There used to be a banner that hung from the top tier of the Stretford End. It was an exercise in mocking Manchester United’s neighbours, containing a number that rose by the year. The ticker had reached 35 before it was taken down. Yaya Toure was the man who removed it; not physically but because of what was, until Saturday, the biggest Manchester derby ever held in the FA Cup.
The 2011 FA Cup was Manchester City’s first trophy in 35 years. It was secured by Toure’s winner in the final against Stoke; even that felt less important, however, than his semi-final decider against United.
The balance of power in Manchester was shifted by Sheikh Mansour’s millions, by the management of Roberto Mancini, Manuel Pellegrini and, most emphatically, Pep Guardiola, by some of United’s missteps, and by a host of City players.
Vincent Kompany is their most successful captain, Sergio Aguero their record scorer, though Erling Haaland is eating up other goalscoring feats, there was a case for calling David Silva their greatest player and there are growing reasons to instead give that mantle to Kevin de Bruyne. But Toure’s catalytic impact meant he has always had an argument to be the most significant.
“From the moment I signed for the club I always had the feeling it was going to be a huge project,” he said. “My head was about trying to change things and make things happen.”
More than most, he made things happen. United had won six of eight derbies since City’s 2008 takeover; they had also overturned their one defeat in the second leg of the League Cup semi-finals. Then they arrived at Wembley in April 2011.
“Winning that first trophy was important. Of course, in that period United were so comfortable – they’d win week in, week out, they were winning the league easily,” Toure recalled. “At the beginning it was very tough. It’s only now, as I look back, that I realise how tough.”
Bought from Barcelona, Toure was one of the trophy winners City had hired to try and change their attitude. Another made his own contribution in the dressing room. There was a rousing team talk from City’s most experienced and decorated player, the World Cup winner Patrick Vieira. “He delivered a great speech,” Toure recalled. “We all remember the message.” And yet, as Toure noted, United still began in imposing mood. Like City now, they were going for a treble. “In the first half we were getting battered,” he said. “They were dominant in all aspects: defensively, offensively, all over the field. Whereas the second half we knew we had to change the mentality and go for it. Because after that it’s going to be so noisy, the city.”
To borrow Ferguson’s phrase, Toure turned City into the noisy neighbours. His goal, he argued, was “not something creative, just desire”. He felt Michael Carrick was the United Sergio Busquets, the holding midfielder comfortable in possession. But he closed him down and robbed him. “Then I only had to push the ball past [Nemanja] Vidic because I believed in my strengths and was arriving at pace. [Edwin] Van der Sar came out – he’s big – but I just knew I had to put the ball between his legs. I didn’t think a lot,” Toure said, making it all sound easy.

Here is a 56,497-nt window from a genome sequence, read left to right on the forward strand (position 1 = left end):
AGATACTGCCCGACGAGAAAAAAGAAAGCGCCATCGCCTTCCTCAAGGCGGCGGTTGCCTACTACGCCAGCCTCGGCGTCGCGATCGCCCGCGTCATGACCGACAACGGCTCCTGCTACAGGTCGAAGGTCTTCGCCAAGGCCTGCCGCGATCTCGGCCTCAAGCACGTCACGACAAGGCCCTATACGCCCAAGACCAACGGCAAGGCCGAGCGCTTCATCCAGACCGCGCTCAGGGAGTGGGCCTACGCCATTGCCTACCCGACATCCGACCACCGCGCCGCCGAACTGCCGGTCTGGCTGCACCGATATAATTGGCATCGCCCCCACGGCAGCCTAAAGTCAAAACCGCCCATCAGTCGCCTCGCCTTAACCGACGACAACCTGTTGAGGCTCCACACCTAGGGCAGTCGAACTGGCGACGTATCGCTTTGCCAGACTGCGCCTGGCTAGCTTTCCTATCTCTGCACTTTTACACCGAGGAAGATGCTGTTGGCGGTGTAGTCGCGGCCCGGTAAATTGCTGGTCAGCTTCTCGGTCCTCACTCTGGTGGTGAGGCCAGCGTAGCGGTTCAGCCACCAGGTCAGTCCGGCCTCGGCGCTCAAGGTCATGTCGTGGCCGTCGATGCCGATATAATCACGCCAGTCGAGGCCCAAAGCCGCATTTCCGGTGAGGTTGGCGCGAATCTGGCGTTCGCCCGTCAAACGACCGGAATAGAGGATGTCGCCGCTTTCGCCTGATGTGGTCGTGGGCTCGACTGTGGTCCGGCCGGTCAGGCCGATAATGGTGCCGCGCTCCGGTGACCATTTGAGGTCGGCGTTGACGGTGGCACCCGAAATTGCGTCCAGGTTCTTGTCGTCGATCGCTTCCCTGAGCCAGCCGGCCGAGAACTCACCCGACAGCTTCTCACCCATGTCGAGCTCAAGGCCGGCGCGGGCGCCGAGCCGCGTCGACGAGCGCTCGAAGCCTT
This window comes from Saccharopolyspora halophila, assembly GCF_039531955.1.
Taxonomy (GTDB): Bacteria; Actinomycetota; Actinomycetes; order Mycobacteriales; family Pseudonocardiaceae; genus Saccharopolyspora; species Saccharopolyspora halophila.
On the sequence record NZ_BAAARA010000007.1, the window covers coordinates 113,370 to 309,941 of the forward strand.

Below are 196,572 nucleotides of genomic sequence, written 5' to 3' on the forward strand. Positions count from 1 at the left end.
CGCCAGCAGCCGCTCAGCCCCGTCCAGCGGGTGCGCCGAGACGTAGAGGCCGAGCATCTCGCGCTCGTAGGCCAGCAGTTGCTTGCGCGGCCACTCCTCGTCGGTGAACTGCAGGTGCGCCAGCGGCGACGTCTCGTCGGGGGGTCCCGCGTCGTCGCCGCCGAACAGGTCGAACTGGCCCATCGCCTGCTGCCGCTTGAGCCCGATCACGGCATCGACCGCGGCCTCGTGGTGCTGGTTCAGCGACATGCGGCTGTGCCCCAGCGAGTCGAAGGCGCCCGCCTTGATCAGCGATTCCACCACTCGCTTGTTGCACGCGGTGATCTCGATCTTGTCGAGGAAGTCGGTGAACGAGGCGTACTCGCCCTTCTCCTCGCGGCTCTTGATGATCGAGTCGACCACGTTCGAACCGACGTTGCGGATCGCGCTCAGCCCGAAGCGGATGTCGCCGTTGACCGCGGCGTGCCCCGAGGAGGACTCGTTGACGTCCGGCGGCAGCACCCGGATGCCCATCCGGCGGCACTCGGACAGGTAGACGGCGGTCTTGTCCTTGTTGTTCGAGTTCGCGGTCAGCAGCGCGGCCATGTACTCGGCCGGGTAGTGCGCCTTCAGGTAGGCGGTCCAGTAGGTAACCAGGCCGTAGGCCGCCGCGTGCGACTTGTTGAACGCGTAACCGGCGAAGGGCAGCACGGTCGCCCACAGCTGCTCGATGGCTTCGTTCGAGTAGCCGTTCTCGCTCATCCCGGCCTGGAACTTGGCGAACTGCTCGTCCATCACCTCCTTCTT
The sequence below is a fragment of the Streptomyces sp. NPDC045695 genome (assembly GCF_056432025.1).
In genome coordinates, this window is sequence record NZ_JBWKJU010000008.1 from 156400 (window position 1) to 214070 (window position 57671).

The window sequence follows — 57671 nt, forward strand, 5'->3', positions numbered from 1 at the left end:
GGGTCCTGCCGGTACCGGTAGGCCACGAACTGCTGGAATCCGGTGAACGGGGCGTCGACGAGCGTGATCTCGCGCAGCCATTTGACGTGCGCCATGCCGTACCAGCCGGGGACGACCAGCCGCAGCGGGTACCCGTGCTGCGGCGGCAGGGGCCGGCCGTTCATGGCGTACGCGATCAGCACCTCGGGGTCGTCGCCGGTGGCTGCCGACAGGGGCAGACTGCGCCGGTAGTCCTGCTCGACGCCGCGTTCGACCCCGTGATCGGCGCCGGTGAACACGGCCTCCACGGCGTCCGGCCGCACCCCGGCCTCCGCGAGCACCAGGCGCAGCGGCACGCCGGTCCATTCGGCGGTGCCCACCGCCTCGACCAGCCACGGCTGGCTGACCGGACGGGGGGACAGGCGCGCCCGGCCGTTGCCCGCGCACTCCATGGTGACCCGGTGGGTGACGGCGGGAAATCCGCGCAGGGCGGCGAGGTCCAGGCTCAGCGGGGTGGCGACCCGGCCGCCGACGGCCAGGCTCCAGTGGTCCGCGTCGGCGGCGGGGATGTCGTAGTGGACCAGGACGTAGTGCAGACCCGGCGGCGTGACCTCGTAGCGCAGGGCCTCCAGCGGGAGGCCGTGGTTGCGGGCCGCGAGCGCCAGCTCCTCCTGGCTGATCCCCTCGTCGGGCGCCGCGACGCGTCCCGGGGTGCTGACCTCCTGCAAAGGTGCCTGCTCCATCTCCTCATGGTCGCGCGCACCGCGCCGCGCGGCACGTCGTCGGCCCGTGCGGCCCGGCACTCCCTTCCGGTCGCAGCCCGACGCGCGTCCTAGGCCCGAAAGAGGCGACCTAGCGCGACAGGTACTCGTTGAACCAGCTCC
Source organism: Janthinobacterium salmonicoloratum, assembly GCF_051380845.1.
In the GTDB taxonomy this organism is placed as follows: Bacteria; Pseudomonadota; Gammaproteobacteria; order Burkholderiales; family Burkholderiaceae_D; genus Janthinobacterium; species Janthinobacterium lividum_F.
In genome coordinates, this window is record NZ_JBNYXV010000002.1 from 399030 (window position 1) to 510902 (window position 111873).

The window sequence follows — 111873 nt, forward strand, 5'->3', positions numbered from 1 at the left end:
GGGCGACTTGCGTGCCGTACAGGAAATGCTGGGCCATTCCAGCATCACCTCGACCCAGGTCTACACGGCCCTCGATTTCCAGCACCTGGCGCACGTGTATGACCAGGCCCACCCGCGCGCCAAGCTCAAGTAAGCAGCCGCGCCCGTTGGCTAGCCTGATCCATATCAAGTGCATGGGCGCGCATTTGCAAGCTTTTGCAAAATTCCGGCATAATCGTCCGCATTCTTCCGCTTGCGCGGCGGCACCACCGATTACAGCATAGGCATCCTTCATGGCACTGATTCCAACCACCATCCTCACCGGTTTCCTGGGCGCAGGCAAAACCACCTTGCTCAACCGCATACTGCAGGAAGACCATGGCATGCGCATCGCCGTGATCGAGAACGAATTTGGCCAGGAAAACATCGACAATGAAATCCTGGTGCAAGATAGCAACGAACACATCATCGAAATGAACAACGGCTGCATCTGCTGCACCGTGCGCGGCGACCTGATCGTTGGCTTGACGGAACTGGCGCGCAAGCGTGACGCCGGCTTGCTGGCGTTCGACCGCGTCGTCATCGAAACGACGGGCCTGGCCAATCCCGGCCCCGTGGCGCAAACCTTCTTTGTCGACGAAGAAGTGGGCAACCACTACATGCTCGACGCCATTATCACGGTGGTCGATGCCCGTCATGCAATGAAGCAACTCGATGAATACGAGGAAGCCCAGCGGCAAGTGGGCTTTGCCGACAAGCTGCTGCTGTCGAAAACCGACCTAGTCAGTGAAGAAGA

He had often been a defensive midfielder for Guardiola’s Barcelona. He played as a centre-back in the 2009 Champions League final. But he was unleashed in Manchester as an attacking midfielder, one who scored 24 goals in the 2013-14 season. “In England, I had the freedom to run,” Toure said. “I think most of my game was about taking advantage of those sort of moments at speed and I think that few seconds against United was like a resume of my career at Man City.”
That City career was not without its controversies. Nor was that of another whose arrival came at a cost to United; a more direct one, arguably. Carlos Tevez swapped red for blue in 2009, City infamously announcing his arrival with a billboard that read, “Welcome to Manchester”. The Argentinian went on to lift the 2011 FA Cup as City captain.
“Tevez was one of the biggest players and to take him from a big rival and bring him to you, you can maybe understand why Ferguson was frustrated and pissed off,” Toure said. “Tevez was incredible in that period. I was at Barcelona then but I remember being away at the time and seeing it on Sky and it was a big thing. ‘Tevez switches from United to City’. It was incredible. Tevez had been someone who was so important in the reign of United. [Dimitar] Berbatov, [Wayne] Rooney, [Ryan] Giggs: this team was unbeatable. So to see one of their talismans go to their rival like that is something; you could see something was changing.”
Yet he accelerated the change. City have won the Premier League six times since United last did; Guardiola’s side could emulate Ferguson’s team of 1999 by doing the treble. City have now won more since Toure’s 2017 departure than they did with him, but, like Eric Cantona for United, he will always have a status as the man who ended a wait that spanned decades. Now he is coaching Tottenham’s Under-16s. “I dream to one day be a manager,” he said. “We never know in life; maybe I’ll meet Man City one day again.”
Or maybe he will face United again. Which may cause them tremors. The FA Cup semi-final was not even their most famous derby defeat in 2011; five months later, with Toure at the heart of the midfield, City scored six at Old Trafford. “I think what hurt United the most – the club, their fans – was the 6-1 win.” Toure added. “That was impressive from us. After the FA Cup, we believed we could beat them even at Old Trafford with Ferguson. Ferguson is one of the great managers. Old Trafford is the most emblematic stadium around the world. Most of their players were there. It was like a slap in the face of United fans.” Toure still has a memento, a souvenir from United in his house. “It’s in Ivory Coast,” he said. “That teamsheet is in a United frame.”